Ohio killer executed with new lethal drug combo - KSWO, Lawton, OK- Wichita Falls, TX: News, Weather, Sports. ABC, 24/7, Telemundo -

Ohio killer executed with new lethal drug combo

By ANDREW WELSH-HUGGINS
AP Legal Affairs Writer

LUCASVILLE, Ohio (AP) - A condemned Ohio inmate appeared to gasp several times and took more than 15 minutes to die Thursday as he was executed with a combination of drugs never before tried in the U.S.

Death row inmate Dennis McGuire made several loud snorting or snoring sounds during one of the longest executions since Ohio resumed capital punishment in 1999.

In attempting to halt his execution with the new method, McGuire's attorneys had argued last week he was at substantial risk of "agony and terror" while straining to catch his breath as he experienced a medical phenomenon known as air hunger.

Ohio officials used intravenous doses of two drugs, the sedative midazolam and the painkiller hydromorphone, to put McGuire to death for the 1989 rape and fatal stabbing of a pregnant woman, Joy Stewart.

The state had adopted the new execution method after supplies of another execution drug dried up because the manufacturer put it off limits for capital punishment.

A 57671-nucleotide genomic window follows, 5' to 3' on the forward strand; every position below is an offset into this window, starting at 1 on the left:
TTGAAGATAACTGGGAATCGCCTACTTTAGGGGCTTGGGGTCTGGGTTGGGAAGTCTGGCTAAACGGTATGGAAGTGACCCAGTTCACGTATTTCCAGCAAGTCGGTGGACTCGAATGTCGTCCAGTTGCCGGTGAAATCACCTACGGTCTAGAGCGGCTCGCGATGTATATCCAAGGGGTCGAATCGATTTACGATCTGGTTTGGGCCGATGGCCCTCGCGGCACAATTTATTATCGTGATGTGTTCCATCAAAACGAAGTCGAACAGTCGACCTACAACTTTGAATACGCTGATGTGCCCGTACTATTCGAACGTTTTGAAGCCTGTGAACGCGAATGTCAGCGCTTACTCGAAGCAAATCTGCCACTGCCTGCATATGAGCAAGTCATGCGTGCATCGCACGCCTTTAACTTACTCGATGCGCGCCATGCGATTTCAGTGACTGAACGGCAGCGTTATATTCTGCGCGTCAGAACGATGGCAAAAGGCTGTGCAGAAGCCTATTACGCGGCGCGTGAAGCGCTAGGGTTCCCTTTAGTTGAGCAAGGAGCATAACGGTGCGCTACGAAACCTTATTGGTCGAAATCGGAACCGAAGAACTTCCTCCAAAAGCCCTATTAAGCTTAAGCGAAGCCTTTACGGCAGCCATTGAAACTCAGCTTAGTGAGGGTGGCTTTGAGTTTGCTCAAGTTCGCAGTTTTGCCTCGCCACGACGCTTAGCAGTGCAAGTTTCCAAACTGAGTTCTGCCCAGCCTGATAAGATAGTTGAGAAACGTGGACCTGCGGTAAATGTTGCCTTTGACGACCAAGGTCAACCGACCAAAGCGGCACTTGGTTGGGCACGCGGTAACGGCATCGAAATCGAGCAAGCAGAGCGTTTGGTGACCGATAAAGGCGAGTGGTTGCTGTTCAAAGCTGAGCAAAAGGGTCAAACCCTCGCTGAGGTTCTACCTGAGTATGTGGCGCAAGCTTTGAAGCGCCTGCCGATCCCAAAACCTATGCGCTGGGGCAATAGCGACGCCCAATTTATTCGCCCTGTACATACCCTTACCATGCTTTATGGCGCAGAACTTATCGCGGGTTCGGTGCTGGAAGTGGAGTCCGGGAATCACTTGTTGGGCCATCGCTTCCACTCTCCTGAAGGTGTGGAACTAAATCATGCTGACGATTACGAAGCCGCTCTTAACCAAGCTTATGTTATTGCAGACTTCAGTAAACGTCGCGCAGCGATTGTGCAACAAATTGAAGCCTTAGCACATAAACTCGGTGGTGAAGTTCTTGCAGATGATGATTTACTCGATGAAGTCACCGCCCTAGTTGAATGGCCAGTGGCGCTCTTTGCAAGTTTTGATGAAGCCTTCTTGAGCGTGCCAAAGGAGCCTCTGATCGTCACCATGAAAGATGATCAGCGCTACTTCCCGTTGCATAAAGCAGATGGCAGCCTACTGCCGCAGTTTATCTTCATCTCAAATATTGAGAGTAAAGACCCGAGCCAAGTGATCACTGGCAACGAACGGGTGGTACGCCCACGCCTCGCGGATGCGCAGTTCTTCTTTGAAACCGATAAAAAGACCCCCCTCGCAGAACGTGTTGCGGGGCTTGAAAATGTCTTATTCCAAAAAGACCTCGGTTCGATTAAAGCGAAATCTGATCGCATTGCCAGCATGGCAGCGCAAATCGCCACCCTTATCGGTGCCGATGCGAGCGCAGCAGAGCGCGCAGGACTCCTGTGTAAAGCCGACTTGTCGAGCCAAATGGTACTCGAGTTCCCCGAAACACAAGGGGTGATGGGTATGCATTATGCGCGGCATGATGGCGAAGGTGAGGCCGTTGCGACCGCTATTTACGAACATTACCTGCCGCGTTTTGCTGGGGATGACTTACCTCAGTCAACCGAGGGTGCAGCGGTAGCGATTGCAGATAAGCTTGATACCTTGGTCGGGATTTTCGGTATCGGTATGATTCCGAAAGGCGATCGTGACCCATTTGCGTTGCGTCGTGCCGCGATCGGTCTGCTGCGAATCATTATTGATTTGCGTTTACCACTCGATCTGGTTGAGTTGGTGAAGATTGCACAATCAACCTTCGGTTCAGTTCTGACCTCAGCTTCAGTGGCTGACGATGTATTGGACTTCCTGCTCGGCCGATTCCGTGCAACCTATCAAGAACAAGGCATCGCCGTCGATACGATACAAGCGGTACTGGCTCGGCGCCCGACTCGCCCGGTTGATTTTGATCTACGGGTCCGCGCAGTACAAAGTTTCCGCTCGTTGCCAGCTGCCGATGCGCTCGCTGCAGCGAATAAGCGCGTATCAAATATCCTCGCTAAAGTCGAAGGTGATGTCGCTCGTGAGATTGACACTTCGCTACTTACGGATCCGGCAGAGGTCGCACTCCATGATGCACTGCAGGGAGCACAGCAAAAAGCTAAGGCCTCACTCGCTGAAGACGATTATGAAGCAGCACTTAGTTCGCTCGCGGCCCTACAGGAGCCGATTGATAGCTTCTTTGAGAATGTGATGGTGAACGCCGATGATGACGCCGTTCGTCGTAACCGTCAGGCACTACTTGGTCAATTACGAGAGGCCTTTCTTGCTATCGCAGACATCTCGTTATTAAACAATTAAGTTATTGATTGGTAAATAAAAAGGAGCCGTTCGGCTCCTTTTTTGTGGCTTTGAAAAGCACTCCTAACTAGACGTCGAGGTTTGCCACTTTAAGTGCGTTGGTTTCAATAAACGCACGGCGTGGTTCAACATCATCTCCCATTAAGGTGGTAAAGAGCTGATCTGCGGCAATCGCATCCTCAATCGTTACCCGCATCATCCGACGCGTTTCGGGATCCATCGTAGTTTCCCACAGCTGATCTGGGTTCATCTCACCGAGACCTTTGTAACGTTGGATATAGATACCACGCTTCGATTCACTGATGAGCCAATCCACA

McGuire thanked Stewart's family for a letter he apparently received from them referring to "kind words" he said meant a lot. "I'm going to heaven, I'll see you there when you come," he said.

McGuire's adult children sobbed a few feet away in a witness room as they looked on at the state death house in Lucasville in southern Ohio.

McGuire opened and shut his left hand as if waving to his daughter, son and daughter-in-law. More than a minute later he raised himself up, looked in the direction of his family and said, "I love you. I love you."

McGuire was still for almost five minutes, then emitted a loud snort, as if snoring, and continued to make that sound over the next several minutes. He also opened and shut his mouth several times without making a sound as his stomach rose and fell.

"Oh my God," his daughter, Amber McGuire, said as she observed her father's final moments.

A coughing sound was Dennis McGuire's last apparent movement, at 10:43 a.m. He was pronounced dead 10 minutes later.